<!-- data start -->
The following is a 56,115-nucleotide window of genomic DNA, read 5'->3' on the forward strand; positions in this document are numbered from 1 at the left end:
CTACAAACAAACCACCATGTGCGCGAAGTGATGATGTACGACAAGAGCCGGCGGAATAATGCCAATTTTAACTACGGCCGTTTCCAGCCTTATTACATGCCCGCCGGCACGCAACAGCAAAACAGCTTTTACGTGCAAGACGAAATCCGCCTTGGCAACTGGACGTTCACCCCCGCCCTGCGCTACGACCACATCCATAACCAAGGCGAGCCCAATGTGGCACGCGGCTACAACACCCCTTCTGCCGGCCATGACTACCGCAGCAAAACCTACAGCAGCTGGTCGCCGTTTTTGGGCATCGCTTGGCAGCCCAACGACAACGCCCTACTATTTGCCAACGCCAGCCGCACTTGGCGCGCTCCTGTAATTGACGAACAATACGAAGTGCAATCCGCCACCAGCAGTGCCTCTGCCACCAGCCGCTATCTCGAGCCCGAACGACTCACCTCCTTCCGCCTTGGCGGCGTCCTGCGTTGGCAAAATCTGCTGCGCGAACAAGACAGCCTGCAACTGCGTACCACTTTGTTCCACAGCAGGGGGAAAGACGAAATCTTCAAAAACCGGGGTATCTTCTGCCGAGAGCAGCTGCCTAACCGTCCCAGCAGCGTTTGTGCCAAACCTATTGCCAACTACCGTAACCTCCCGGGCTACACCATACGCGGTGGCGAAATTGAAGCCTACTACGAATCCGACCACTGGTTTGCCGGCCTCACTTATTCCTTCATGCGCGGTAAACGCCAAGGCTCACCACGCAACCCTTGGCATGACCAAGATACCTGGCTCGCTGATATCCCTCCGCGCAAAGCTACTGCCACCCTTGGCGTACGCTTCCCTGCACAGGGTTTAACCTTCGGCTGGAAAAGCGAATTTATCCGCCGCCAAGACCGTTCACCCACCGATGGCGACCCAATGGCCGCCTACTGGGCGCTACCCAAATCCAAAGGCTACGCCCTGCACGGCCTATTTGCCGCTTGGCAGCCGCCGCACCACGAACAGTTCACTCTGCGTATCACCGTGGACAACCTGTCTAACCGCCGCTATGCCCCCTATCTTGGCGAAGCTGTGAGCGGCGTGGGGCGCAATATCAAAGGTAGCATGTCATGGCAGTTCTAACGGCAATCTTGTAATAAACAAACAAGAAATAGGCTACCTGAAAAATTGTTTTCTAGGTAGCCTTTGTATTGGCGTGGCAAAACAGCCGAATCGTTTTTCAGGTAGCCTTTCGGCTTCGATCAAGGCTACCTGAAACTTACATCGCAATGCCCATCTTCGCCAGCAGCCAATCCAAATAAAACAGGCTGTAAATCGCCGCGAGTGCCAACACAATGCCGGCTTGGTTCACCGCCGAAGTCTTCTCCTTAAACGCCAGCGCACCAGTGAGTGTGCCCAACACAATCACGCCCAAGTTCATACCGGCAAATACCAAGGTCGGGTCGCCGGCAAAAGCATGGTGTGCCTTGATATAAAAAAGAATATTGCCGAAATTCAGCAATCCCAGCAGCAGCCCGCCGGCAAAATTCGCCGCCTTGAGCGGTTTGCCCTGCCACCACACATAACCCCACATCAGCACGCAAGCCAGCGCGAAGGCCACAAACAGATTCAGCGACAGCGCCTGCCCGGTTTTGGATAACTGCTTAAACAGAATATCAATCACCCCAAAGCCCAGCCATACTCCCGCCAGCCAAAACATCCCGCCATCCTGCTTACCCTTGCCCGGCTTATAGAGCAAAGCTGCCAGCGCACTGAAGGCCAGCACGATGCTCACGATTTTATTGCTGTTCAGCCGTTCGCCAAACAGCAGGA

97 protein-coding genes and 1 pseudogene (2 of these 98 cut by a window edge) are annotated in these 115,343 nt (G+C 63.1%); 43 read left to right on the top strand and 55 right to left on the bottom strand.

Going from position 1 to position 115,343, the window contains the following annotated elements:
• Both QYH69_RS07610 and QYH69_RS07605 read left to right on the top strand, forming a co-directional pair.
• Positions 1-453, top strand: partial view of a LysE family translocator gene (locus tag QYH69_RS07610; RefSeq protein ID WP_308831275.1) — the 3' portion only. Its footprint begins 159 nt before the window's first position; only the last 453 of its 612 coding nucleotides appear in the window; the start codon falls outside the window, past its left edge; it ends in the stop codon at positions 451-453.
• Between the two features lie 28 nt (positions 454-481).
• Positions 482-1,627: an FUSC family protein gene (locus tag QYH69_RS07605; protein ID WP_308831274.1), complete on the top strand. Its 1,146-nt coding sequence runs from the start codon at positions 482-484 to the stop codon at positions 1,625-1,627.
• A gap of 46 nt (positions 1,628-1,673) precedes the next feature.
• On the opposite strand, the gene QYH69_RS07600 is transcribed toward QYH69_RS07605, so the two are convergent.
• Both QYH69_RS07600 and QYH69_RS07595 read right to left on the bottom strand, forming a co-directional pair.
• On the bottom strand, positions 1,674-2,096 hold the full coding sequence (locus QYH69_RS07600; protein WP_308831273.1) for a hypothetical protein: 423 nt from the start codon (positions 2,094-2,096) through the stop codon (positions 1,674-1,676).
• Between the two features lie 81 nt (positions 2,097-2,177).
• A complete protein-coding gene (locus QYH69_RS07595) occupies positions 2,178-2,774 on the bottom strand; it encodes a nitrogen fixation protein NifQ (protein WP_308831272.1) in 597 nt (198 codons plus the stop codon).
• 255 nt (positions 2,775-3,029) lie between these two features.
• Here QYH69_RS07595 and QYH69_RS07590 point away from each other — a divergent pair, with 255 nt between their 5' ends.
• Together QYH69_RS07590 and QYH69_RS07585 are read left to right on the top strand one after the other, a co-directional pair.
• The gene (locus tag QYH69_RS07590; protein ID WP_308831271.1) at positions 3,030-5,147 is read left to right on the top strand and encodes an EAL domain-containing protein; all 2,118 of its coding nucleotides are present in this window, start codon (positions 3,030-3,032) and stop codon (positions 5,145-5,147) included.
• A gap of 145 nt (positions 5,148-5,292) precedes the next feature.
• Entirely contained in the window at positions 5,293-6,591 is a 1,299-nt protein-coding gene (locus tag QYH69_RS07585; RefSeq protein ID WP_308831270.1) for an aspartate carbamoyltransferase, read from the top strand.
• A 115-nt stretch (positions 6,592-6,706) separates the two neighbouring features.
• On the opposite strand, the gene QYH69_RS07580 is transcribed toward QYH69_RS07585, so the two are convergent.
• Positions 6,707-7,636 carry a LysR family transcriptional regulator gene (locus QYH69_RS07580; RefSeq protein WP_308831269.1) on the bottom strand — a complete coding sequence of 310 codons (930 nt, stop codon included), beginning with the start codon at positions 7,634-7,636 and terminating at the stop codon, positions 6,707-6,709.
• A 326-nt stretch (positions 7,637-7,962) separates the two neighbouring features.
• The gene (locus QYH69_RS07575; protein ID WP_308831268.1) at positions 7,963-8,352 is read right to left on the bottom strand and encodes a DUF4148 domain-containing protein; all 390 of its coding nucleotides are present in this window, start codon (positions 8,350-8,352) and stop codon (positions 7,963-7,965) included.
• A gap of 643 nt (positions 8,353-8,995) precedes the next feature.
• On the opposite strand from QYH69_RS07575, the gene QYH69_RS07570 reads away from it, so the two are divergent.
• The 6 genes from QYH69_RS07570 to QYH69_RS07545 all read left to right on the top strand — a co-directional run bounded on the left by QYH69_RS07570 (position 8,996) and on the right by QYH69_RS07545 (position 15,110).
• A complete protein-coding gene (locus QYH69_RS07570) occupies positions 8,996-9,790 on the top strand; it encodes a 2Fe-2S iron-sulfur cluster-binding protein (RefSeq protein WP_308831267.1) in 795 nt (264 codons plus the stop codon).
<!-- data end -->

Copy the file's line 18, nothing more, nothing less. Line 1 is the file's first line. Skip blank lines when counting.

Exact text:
• The gene (locus tag QYH69_RS07590; protein ID WP_308831271.1) at positions 3,030-5,147 is read left to right on the top strand and encodes an EAL domain-containing protein; all 2,118 of its coding nucleotides are present in this window, start codon (positions 3,030-3,032) and stop codon (positions 5,145-5,147) included.